Heroes and heroines in thrillers come in all shapes and sizes, but the one thing they have in common is the enormous baggage they carry, courtesy of the author.
My favourite type of hero is the bad’un who becomes a good’un at the end. A character who repents will always receive high numbers on my scorecard. But then again, I love Patricia Highsmith’s Tom Ripley, who is really a bad’un, through and through. He’s a wonderfully cultured and sophisticated chap, who also happens to be a psychopathic killer. The trouble is you can’t help caring about him.
But that’s the whole purpose of having a hero or anti-hero: it’s to put a reader in his shoes so that he or she can experience directly the dilemmas and anxieties facing the protagonist. Once that is achieved, then the writer can go to town on the hero, torturing him as well as the reader as much as possible right up to the end.
But the hero has to be real, usually likeable, and must have his own demons if he is to be accepted by readers.
So who are my fictional heroes? Here goes, and in no particular order:
Jo Nesbo’s loose cannon sleuth, Harry Hole, is a wonderful creation built on the alcoholic detective trope. Only this one is from Oslo, in nice Norway. Harry is a slob who courts disaster wherever he goes, but he always comes up trumps.
While Nesbo is best known for his Harry Hole series, I have to confess I have a soft spot for one of his few standalone books, Headhunters. The cynical protagonist, Roger Brown, is a recruitment specialist, headhunting executives for top jobs. He’s smart, wealthy and …er…short. He has a beautiful wife and a spectacular home. And, oh, he steals paintings on the side. Roger is too clever for his own good, and initially is not likeable. But as his circumstances change, so does the reader’s view about him. He’s not the typical hero readers would normally root for, but that’s part of the charm of the book.
Let’s stick with heroes that have Harry as their first name. Apart from Harry Bridger in Hider Seeker, I also like Harry Palmer in the Len Deighton’s series about the working class spy. Yes, I know, he doesn’t have a name in the book, and only receives one in the Michael Caine films (See article 15 Feb 2017), but the character is well established both in the written word and cinematically. The insubordinate working class hero was a reflection of the changing times in 1960s Britain, but the character is not a million miles from the wise-cracking Philip Marlowe.
When it comes to spies, I’m a sucker for John Le Carre’s British agent, Alec Leamas, in The Spy Who Came in from the Cold. He was brilliantly played by Richard Burton in the 1963 film adaptation of the book, directed by Martin Ritt. There’s no happy ending in this bleak story set in the Cold War. Leamas, weary of his trade, chooses love over loyalty to his country.
However, the hero I liked the most from the Le Carre’s books I’ve read so far is the hapless interpreter, Salvo, in The Mission Song. Salvo, who is half Congolese but educated in England, discovers that a secretly organised British meeting with Congolese warlords is a total sham. But then the unthinkable happens to our naïve Salvo. He transforms from the role of the downtrodden husband to become a spy and lover of the beautiful Hannah. He proves to be a hero of sorts, but as with many of Le Carre’s novels it comes at an enormous cost. Filled with humour and cynicism, Le Carre delivers British treachery in his own inimitable style.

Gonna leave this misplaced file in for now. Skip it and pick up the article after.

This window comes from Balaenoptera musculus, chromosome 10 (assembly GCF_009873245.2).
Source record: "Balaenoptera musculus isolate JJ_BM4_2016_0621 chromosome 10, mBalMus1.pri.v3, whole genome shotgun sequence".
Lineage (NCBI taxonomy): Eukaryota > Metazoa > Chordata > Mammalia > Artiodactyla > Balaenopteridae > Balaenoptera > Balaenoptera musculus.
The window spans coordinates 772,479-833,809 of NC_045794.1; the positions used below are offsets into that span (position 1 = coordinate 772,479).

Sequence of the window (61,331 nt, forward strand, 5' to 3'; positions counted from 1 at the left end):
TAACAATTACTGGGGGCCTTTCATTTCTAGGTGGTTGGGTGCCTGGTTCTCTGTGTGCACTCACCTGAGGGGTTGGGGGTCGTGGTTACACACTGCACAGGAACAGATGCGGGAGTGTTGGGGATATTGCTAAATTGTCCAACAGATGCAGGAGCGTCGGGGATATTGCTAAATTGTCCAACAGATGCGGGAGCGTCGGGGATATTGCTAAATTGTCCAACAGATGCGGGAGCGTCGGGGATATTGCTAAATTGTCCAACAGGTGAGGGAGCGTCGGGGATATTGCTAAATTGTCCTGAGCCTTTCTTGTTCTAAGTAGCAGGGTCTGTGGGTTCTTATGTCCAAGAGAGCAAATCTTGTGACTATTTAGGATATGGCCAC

Milo Weaver is also a spy hero of mine who appears in Olen Steinhauer’s 2009 novel, The Tourist. Milo is a former “tourist” – a CIA operative that does the dirty work – and has been given a desk job after retiring from “tourism.” Need I spell out what happens next? Yes, he becomes a “tourist” once again to investigate allegations that a friend of his may have passed secrets to a foreign power. Milo is the reluctant hero who only wants to get back to his wife and kid, but first he needs to sort out some double-dealing by the state. A man with his heart in the right place.
Steinhauer, who cut his teeth on Cold War novels based in Eastern Europe, is often compared to Le Carre, Deighton and Graham Greene.
When it comes to police detectives, I can only say that I have one I really adore, the world-weary communist party member and Moscow policeman, Arkady Renko. Maybe it’s the location of Moscow or perhaps it is Renko’s disillusionment with city’s Prosecution Service, but I feel I want to be there working on his investigations. Martin Cruz Smith’s 1981 bestseller Gorky Park, in which he introduced the detective to the world, was highly praised for the portrayal of Cold War Moscow even though the American author had never set foot in the Russian capital.
Surprisingly, Cruz Smith’s publishers turned down the idea of a Russian detective, but Gorky Park became an instant crime classic, and the author was soon being compared not only to John le Carre, but also to Dostoevsky.
And what about heroines? Well, who better than Lisbeth Salander, the enigmatic 24-year-old with a history of delinquency and a genius on a computer keyboard? She’s cool, violent, and not really the sort of girl to be messed with. But nevertheless she gets on with righting wrongs in her own way.
Stieg Larsson’s The Girl with the Dragon Tattoo wasn’t an instant success in Britain, and I can remember receiving my free copy from an Evening Standard newsstand, a ploy used by the publisher to help push sales of the then unknown Swedish author. And the rest, as they say, is history.
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